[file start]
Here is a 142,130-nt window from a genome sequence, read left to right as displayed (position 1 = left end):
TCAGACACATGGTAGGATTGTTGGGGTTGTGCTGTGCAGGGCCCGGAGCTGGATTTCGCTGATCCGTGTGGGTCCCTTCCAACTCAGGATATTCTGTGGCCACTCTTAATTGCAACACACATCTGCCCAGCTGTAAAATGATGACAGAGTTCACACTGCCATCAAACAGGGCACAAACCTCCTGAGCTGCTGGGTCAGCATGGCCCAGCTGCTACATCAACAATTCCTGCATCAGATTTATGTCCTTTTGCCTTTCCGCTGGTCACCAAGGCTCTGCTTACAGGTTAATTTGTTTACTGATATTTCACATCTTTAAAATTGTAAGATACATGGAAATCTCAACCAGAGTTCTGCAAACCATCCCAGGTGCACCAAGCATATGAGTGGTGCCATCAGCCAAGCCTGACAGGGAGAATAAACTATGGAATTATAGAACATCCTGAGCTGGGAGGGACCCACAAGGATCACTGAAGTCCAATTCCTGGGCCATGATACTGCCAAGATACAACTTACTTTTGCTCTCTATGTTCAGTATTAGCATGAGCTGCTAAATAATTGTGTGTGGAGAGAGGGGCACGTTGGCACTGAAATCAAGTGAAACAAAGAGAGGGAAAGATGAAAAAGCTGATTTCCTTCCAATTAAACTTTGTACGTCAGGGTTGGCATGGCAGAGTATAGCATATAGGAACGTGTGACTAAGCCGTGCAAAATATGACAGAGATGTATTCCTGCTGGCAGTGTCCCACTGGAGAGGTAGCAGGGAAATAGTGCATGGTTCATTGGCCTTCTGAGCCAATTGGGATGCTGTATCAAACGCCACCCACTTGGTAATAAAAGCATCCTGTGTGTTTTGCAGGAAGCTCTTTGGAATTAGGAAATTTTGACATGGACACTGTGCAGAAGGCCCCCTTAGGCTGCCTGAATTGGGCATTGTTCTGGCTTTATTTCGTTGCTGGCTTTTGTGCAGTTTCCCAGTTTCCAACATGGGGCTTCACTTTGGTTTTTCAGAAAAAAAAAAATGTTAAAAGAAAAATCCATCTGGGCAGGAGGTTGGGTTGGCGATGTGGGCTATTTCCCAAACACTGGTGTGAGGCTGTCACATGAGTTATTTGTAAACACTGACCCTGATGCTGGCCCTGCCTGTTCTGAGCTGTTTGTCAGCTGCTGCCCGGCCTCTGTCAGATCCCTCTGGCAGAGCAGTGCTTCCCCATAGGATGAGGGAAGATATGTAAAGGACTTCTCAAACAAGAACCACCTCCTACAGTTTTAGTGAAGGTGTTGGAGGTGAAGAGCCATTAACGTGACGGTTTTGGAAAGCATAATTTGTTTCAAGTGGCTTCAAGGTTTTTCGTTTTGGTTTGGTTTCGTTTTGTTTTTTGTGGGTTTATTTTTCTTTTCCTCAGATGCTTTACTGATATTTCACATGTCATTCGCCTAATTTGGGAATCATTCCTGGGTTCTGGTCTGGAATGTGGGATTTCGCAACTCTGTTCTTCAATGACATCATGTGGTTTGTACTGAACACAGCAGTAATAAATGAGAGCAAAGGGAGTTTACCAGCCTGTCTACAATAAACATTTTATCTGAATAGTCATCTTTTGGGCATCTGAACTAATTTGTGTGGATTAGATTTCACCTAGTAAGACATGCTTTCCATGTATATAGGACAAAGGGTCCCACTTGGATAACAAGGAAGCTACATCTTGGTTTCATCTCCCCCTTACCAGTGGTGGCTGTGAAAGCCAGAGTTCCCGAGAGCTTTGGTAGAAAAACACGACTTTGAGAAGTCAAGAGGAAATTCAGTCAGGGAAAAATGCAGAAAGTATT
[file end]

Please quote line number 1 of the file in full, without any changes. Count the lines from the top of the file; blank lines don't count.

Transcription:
Here is a 142,130-nt window from a genome sequence, read left to right as displayed (position 1 = left end):